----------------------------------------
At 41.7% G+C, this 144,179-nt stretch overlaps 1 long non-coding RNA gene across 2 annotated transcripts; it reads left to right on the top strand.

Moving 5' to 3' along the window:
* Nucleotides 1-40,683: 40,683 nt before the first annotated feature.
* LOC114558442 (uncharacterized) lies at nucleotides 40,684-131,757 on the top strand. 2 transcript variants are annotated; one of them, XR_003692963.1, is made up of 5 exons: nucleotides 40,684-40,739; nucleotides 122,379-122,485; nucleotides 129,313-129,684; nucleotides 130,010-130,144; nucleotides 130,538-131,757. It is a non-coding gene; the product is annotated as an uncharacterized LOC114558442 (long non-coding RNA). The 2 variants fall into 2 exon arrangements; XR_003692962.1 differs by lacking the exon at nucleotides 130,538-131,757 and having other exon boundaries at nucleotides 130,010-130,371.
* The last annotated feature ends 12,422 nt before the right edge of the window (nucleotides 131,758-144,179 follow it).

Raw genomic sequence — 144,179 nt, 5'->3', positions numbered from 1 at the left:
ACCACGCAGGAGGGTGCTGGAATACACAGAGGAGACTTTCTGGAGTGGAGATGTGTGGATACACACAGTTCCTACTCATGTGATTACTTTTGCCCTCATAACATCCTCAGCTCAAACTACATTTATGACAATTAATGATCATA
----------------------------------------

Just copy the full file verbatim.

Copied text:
At 41.7% G+C, this 144,179-nt stretch overlaps 1 long non-coding RNA gene across 2 annotated transcripts; it reads left to right on the top strand.

Moving 5' to 3' along the window:
* Nucleotides 1-40,683: 40,683 nt before the first annotated feature.
* LOC114558442 (uncharacterized) lies at nucleotides 40,684-131,757 on the top strand. 2 transcript variants are annotated; one of them, XR_003692963.1, is made up of 5 exons: nucleotides 40,684-40,739; nucleotides 122,379-122,485; nucleotides 129,313-129,684; nucleotides 130,010-130,144; nucleotides 130,538-131,757. It is a non-coding gene; the product is annotated as an uncharacterized LOC114558442 (long non-coding RNA). The 2 variants fall into 2 exon arrangements; XR_003692962.1 differs by lacking the exon at nucleotides 130,538-131,757 and having other exon boundaries at nucleotides 130,010-130,371.
* The last annotated feature ends 12,422 nt before the right edge of the window (nucleotides 131,758-144,179 follow it).

Raw genomic sequence — 144,179 nt, 5'->3', positions numbered from 1 at the left:
ACCACGCAGGAGGGTGCTGGAATACACAGAGGAGACTTTCTGGAGTGGAGATGTGTGGATACACACAGTTCCTACTCATGTGATTACTTTTGCCCTCATAACATCCTCAGCTCAAACTACATTTATGACAATTAATGATCATA